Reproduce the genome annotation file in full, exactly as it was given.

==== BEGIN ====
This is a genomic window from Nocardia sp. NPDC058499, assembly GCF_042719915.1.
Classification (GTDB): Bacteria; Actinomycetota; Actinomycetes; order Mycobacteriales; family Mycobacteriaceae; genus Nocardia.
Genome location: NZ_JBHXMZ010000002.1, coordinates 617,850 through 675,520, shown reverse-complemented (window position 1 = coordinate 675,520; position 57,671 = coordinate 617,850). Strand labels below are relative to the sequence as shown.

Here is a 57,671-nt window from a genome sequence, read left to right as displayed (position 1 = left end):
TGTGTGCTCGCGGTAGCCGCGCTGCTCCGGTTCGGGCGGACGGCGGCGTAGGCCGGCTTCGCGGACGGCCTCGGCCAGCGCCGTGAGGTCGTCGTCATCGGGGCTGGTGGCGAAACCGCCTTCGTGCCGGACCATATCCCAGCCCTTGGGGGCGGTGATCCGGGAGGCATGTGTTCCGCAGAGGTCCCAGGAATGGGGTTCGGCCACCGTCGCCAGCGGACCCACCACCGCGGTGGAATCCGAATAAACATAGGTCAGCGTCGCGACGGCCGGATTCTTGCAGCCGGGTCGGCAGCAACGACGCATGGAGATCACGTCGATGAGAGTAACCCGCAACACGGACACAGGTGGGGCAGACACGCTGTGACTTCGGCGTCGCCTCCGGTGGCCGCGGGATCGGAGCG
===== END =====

This is a genomic window from Nocardia sp. NPDC058499, assembly GCF_042719915.1.
Classification (GTDB): Bacteria; Actinomycetota; Actinomycetes; order Mycobacteriales; family Mycobacteriaceae; genus Nocardia.
Genome location: NZ_JBHXMZ010000002.1, coordinates 617,850 through 675,520, shown reverse-complemented (window position 1 = coordinate 675,520; position 57,671 = coordinate 617,850). Strand labels below are relative to the sequence as shown.

Here is a 57,671-nt window from a genome sequence, read left to right as displayed (position 1 = left end):
TGTGTGCTCGCGGTAGCCGCGCTGCTCCGGTTCGGGCGGACGGCGGCGTAGGCCGGCTTCGCGGACGGCCTCGGCCAGCGCCGTGAGGTCGTCGTCATCGGGGCTGGTGGCGAAACCGCCTTCGTGCCGGACCATATCCCAGCCCTTGGGGGCGGTGATCCGGGAGGCATGTGTTCCGCAGAGGTCCCAGGAATGGGGTTCGGCCACCGTCGCCAGCGGACCCACCACCGCGGTGGAATCCGAATAAACATAGGTCAGCGTCGCGACGGCCGGATTCTTGCAGCCGGGTCGGCAGCAACGACGCATGGAGATCACGTCGATGAGAGTAACCCGCAACACGGACACAGGTGGGGCAGACACGCTGTGACTTCGGCGTCGCCTCCGGTGGCCGCGGGATCGGAGCG